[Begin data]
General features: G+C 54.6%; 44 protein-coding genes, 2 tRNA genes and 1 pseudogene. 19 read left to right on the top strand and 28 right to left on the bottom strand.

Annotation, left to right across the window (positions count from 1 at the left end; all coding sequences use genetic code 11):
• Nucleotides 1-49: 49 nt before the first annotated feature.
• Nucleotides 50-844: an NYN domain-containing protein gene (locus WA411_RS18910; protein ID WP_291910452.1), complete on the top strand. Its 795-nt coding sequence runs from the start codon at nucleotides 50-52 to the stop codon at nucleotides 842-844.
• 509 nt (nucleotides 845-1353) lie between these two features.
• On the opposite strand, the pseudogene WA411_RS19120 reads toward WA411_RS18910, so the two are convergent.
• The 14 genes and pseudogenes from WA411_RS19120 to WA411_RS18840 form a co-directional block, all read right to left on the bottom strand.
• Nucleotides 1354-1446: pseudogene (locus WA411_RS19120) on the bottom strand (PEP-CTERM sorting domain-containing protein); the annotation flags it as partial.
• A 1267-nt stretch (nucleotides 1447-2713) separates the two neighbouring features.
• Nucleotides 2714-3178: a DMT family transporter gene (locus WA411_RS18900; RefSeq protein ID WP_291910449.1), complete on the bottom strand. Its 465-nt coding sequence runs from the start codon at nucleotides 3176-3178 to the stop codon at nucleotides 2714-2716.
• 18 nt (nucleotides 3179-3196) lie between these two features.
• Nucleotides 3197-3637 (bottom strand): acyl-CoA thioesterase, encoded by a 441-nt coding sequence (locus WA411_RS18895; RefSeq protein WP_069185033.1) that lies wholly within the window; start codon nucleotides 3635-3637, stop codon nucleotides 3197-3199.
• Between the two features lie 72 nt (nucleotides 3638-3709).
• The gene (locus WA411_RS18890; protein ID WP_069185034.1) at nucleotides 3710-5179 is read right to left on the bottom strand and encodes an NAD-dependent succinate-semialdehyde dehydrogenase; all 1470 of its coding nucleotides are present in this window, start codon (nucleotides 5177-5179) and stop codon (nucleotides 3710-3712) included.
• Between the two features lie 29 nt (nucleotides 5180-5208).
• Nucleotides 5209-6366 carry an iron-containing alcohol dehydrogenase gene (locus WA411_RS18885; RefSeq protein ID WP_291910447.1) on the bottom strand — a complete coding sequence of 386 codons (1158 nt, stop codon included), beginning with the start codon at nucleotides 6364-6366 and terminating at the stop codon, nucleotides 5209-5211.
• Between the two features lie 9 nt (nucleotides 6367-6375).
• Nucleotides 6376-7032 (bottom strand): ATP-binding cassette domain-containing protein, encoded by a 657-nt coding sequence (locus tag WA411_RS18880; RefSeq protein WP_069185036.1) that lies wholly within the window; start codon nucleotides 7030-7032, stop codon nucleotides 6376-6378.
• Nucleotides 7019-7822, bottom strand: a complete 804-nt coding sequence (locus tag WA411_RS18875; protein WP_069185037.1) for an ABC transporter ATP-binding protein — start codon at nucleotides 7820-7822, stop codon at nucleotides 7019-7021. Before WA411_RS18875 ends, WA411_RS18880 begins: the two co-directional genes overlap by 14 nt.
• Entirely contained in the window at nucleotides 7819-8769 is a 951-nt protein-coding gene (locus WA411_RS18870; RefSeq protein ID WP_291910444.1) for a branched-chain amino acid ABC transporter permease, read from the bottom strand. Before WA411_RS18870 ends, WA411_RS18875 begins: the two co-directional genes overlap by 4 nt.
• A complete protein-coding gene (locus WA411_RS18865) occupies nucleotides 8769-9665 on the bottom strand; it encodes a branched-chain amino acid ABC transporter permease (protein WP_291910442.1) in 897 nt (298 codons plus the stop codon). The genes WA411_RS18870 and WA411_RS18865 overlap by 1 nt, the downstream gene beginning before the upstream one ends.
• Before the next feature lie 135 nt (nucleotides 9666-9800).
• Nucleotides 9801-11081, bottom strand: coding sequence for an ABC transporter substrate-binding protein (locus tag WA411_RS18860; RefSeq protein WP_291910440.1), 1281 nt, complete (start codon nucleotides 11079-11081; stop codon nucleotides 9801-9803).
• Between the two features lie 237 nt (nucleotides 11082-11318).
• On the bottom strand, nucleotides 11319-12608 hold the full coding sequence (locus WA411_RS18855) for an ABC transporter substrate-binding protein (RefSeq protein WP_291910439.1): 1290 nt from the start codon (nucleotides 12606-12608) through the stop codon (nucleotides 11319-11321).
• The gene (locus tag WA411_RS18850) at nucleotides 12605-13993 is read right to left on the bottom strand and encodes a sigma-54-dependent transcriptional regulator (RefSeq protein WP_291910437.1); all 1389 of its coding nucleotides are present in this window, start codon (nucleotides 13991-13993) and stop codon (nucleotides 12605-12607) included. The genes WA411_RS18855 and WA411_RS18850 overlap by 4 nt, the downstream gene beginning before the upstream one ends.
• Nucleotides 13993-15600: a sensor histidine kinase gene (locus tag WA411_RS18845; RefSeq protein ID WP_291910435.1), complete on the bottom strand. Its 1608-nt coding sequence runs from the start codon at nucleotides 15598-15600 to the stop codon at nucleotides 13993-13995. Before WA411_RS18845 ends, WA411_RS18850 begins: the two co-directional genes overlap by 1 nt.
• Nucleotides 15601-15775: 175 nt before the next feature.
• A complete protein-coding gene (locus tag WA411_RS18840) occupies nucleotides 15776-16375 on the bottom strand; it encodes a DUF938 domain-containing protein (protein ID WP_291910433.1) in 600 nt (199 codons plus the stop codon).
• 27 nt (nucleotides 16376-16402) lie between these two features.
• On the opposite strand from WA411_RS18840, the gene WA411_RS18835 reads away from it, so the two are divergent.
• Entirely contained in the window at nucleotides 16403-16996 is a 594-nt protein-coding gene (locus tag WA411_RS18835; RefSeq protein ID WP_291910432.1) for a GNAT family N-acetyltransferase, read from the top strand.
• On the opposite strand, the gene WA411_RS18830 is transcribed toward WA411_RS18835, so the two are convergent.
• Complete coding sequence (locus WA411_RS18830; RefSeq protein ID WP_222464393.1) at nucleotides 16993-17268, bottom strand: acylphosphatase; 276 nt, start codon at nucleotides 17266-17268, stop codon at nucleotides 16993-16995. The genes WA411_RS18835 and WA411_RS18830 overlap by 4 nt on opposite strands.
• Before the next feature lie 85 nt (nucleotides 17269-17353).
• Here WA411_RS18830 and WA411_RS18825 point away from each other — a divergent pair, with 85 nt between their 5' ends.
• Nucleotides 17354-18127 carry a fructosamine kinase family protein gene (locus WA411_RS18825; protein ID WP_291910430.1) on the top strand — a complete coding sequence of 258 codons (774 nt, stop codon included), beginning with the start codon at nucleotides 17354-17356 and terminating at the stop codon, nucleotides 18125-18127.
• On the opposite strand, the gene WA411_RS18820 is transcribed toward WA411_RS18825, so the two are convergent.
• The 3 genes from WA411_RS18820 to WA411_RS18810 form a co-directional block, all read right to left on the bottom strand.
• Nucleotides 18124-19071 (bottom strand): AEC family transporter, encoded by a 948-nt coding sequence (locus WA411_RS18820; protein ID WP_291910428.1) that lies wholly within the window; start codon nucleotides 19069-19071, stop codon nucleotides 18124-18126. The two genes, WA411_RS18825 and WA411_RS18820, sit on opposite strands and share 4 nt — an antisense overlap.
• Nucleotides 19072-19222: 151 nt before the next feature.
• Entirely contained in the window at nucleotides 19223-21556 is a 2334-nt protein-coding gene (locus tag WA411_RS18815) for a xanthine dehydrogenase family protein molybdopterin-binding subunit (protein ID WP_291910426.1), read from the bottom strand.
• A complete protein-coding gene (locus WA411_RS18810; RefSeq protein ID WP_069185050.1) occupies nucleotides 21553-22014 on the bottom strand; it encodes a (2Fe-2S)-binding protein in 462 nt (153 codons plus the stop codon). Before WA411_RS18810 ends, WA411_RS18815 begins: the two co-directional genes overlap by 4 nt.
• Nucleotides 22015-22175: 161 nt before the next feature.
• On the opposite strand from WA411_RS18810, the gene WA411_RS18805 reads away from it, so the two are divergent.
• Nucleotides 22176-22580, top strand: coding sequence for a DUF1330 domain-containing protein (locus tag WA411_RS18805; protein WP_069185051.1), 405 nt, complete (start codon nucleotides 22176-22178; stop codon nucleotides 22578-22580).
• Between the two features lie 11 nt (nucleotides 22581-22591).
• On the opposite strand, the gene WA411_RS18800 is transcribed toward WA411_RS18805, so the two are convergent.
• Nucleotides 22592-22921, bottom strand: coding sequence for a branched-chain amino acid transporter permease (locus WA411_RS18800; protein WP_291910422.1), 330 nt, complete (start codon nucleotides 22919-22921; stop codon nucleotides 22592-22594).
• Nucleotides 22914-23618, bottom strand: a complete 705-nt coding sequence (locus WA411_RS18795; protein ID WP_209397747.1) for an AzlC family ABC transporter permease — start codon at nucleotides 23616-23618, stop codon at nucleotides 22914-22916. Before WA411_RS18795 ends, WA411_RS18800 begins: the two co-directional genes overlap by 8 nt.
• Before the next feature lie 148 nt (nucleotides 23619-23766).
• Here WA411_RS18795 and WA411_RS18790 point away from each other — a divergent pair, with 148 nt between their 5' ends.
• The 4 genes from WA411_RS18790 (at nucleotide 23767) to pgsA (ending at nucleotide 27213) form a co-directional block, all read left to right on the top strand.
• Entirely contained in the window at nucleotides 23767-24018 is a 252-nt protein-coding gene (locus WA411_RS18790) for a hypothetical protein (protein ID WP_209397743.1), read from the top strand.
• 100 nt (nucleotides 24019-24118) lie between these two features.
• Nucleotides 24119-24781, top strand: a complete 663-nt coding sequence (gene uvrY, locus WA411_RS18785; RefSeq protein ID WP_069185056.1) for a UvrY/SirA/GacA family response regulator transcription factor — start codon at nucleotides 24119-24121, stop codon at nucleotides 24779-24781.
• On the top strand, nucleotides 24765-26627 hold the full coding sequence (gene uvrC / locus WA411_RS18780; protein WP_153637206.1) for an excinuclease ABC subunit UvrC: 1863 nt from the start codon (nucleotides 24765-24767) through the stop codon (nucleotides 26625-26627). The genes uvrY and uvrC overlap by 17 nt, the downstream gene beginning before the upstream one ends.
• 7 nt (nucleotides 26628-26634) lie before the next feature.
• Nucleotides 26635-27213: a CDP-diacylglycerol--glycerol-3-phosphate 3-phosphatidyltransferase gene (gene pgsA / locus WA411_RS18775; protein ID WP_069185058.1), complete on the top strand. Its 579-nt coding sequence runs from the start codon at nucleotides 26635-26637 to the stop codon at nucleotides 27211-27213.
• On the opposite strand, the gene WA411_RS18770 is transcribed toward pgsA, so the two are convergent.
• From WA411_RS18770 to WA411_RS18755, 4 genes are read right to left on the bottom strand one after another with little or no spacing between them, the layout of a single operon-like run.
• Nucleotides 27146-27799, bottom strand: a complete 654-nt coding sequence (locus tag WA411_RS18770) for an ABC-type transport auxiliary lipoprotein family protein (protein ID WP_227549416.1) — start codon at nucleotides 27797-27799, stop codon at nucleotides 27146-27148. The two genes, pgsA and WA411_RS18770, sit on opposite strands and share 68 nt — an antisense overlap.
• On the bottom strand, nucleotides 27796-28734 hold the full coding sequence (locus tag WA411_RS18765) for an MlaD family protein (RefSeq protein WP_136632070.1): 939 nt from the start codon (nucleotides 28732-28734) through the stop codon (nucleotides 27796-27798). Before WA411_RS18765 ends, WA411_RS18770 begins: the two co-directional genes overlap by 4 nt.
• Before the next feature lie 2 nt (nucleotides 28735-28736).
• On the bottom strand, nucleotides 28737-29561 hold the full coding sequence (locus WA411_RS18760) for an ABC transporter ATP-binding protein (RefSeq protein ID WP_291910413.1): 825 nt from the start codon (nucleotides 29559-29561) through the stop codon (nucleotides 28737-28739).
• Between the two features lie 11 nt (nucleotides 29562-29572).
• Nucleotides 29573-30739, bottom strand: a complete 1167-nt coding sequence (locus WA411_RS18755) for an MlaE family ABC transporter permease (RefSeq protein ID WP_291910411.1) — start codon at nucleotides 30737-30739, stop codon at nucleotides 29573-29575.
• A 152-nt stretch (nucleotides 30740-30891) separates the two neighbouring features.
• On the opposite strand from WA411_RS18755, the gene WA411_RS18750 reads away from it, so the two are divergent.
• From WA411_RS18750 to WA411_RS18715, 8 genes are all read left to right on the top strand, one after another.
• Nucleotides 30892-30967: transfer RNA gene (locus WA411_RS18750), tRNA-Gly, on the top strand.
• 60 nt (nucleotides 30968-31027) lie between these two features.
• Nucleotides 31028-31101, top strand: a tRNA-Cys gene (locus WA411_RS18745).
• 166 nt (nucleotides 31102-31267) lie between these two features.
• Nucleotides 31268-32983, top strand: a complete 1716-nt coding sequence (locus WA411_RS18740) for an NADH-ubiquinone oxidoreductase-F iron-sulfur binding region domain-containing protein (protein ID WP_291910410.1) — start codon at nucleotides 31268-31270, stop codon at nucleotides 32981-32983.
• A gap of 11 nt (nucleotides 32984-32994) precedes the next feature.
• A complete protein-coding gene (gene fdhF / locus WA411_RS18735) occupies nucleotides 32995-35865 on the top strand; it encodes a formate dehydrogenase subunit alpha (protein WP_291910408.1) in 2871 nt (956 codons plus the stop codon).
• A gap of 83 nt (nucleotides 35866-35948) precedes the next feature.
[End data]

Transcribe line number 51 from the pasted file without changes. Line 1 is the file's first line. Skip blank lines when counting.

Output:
• Before the next feature lie 148 nt (nucleotides 23619-23766).